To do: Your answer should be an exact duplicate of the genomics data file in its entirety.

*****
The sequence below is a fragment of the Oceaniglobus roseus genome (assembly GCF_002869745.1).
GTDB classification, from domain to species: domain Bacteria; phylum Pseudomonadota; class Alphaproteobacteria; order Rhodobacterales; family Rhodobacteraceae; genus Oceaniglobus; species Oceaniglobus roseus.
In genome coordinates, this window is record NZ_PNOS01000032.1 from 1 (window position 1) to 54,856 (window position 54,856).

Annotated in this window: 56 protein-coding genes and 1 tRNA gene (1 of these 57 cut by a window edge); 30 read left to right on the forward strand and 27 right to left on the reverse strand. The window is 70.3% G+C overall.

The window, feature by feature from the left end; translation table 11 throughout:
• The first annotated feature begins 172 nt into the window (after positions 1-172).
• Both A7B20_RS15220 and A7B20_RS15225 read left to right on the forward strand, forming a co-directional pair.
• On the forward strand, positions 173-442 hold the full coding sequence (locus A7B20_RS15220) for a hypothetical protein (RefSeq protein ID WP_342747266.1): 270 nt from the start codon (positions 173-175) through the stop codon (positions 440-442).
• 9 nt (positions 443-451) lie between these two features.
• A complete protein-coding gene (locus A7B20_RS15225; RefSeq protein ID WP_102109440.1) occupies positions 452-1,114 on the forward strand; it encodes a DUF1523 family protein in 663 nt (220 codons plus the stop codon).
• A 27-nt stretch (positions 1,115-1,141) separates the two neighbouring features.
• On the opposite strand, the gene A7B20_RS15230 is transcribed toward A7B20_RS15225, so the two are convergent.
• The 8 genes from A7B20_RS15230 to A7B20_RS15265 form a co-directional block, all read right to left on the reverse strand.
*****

The sequence below is a fragment of the Oceaniglobus roseus genome (assembly GCF_002869745.1).
GTDB classification, from domain to species: domain Bacteria; phylum Pseudomonadota; class Alphaproteobacteria; order Rhodobacterales; family Rhodobacteraceae; genus Oceaniglobus; species Oceaniglobus roseus.
In genome coordinates, this window is record NZ_PNOS01000032.1 from 1 (window position 1) to 54,856 (window position 54,856).

Annotated in this window: 56 protein-coding genes and 1 tRNA gene (1 of these 57 cut by a window edge); 30 read left to right on the forward strand and 27 right to left on the reverse strand. The window is 70.3% G+C overall.

The window, feature by feature from the left end; translation table 11 throughout:
• The first annotated feature begins 172 nt into the window (after positions 1-172).
• Both A7B20_RS15220 and A7B20_RS15225 read left to right on the forward strand, forming a co-directional pair.
• On the forward strand, positions 173-442 hold the full coding sequence (locus A7B20_RS15220) for a hypothetical protein (RefSeq protein ID WP_342747266.1): 270 nt from the start codon (positions 173-175) through the stop codon (positions 440-442).
• 9 nt (positions 443-451) lie between these two features.
• A complete protein-coding gene (locus A7B20_RS15225; RefSeq protein ID WP_102109440.1) occupies positions 452-1,114 on the forward strand; it encodes a DUF1523 family protein in 663 nt (220 codons plus the stop codon).
• A 27-nt stretch (positions 1,115-1,141) separates the two neighbouring features.
• On the opposite strand, the gene A7B20_RS15230 is transcribed toward A7B20_RS15225, so the two are convergent.
• The 8 genes from A7B20_RS15230 to A7B20_RS15265 form a co-directional block, all read right to left on the reverse strand.